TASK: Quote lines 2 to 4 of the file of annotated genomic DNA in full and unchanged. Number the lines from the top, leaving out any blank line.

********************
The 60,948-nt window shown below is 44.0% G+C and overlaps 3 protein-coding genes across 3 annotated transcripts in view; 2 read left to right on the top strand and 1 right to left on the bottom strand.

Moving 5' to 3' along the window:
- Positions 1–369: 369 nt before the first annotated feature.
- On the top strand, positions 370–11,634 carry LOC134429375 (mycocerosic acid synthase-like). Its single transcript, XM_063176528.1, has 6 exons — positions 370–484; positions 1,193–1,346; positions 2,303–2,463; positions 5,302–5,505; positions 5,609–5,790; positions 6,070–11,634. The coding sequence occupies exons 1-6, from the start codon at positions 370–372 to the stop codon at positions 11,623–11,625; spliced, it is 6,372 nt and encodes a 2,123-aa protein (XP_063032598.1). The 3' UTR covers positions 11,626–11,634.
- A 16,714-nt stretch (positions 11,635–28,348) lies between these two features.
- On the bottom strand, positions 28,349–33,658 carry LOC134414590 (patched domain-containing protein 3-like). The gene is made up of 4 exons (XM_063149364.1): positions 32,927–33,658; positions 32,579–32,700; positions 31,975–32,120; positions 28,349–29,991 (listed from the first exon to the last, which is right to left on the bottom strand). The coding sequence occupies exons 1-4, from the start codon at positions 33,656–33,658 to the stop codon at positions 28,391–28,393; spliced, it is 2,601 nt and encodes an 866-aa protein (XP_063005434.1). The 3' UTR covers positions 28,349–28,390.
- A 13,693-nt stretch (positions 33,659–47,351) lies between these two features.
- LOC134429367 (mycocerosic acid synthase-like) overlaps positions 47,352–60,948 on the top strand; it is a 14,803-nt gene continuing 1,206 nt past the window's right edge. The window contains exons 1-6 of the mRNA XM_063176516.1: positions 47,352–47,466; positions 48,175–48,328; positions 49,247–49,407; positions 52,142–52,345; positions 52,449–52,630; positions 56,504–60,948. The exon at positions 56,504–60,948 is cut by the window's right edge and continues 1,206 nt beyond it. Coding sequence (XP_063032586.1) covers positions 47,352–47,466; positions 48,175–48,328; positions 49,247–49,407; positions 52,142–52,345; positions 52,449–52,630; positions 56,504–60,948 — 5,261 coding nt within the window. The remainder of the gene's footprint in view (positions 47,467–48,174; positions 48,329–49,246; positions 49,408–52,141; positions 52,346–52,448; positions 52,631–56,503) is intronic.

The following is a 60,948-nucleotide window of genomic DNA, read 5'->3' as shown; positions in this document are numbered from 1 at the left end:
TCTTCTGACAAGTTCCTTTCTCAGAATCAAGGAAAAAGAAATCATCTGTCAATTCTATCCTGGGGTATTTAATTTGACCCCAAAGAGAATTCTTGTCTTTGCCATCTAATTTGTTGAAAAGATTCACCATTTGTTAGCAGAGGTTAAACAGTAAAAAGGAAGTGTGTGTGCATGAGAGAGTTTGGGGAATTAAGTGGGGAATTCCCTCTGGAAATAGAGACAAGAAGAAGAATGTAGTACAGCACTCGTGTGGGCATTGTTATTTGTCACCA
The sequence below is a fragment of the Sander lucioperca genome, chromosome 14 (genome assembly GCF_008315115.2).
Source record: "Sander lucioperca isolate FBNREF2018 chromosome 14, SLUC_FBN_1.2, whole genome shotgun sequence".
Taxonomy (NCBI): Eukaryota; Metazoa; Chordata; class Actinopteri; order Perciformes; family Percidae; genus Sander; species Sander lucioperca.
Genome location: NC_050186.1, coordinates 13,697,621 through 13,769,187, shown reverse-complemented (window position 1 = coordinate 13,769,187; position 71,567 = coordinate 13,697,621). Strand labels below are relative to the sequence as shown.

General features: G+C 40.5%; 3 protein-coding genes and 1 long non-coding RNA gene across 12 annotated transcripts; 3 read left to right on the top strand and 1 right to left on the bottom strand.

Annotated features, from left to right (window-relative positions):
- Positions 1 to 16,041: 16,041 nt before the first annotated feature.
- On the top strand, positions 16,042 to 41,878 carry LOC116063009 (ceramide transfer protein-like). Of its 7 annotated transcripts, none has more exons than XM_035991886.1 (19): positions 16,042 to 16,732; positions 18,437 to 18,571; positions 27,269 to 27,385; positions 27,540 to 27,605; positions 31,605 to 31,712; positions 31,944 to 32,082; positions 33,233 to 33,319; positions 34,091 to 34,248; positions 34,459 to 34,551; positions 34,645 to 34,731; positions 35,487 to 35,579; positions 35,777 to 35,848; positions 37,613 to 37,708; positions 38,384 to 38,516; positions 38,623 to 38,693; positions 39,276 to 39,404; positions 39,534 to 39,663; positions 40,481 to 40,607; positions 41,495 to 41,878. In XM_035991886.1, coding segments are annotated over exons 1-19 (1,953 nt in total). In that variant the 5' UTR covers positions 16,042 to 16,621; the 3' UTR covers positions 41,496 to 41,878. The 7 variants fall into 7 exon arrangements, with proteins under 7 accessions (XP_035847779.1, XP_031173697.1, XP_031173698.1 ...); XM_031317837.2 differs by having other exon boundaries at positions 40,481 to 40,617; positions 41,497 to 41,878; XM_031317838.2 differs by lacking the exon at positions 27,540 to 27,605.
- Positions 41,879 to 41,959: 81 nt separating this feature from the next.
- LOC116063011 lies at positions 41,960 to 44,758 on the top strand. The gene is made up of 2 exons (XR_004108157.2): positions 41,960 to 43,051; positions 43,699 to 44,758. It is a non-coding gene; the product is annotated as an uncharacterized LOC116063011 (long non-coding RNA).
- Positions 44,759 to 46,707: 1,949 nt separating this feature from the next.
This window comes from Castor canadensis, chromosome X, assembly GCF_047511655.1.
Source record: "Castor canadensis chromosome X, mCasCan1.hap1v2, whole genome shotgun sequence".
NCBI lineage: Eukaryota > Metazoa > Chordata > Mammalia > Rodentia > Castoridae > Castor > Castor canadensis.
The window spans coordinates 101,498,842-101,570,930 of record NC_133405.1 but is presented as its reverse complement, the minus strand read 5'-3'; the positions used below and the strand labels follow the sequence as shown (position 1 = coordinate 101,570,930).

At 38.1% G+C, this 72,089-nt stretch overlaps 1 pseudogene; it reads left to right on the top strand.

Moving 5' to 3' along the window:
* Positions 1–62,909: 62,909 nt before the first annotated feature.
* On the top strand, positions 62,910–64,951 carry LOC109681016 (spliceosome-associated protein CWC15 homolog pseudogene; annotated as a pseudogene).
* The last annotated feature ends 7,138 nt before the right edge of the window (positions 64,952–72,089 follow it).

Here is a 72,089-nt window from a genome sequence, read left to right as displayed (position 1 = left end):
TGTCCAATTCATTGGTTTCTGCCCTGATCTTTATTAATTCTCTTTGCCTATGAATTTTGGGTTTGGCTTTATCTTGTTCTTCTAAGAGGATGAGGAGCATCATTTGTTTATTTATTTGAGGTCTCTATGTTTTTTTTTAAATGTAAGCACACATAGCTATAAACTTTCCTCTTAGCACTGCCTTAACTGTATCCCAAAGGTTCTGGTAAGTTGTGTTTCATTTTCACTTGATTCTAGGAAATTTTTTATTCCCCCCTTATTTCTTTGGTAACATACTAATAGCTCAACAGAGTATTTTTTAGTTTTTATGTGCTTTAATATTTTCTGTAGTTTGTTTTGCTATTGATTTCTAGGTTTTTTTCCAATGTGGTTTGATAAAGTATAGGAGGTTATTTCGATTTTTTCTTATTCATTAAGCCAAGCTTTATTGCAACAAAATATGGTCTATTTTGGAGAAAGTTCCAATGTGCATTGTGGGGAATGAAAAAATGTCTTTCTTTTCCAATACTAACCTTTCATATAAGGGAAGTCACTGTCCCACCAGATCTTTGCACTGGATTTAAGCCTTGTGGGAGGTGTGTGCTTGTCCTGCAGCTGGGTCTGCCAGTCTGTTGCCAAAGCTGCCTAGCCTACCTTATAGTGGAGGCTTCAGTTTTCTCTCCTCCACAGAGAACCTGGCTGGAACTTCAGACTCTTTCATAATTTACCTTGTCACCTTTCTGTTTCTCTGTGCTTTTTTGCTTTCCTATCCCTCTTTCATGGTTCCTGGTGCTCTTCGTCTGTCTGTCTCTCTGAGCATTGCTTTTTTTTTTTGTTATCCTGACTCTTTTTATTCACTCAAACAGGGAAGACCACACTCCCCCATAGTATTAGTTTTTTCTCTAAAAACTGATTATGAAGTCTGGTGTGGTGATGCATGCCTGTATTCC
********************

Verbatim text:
Moving 5' to 3' along the window:
- Positions 1–369: 369 nt before the first annotated feature.
- On the top strand, positions 370–11,634 carry LOC134429375 (mycocerosic acid synthase-like). Its single transcript, XM_063176528.1, has 6 exons — positions 370–484; positions 1,193–1,346; positions 2,303–2,463; positions 5,302–5,505; positions 5,609–5,790; positions 6,070–11,634. The coding sequence occupies exons 1-6, from the start codon at positions 370–372 to the stop codon at positions 11,623–11,625; spliced, it is 6,372 nt and encodes a 2,123-aa protein (XP_063032598.1). The 3' UTR covers positions 11,626–11,634.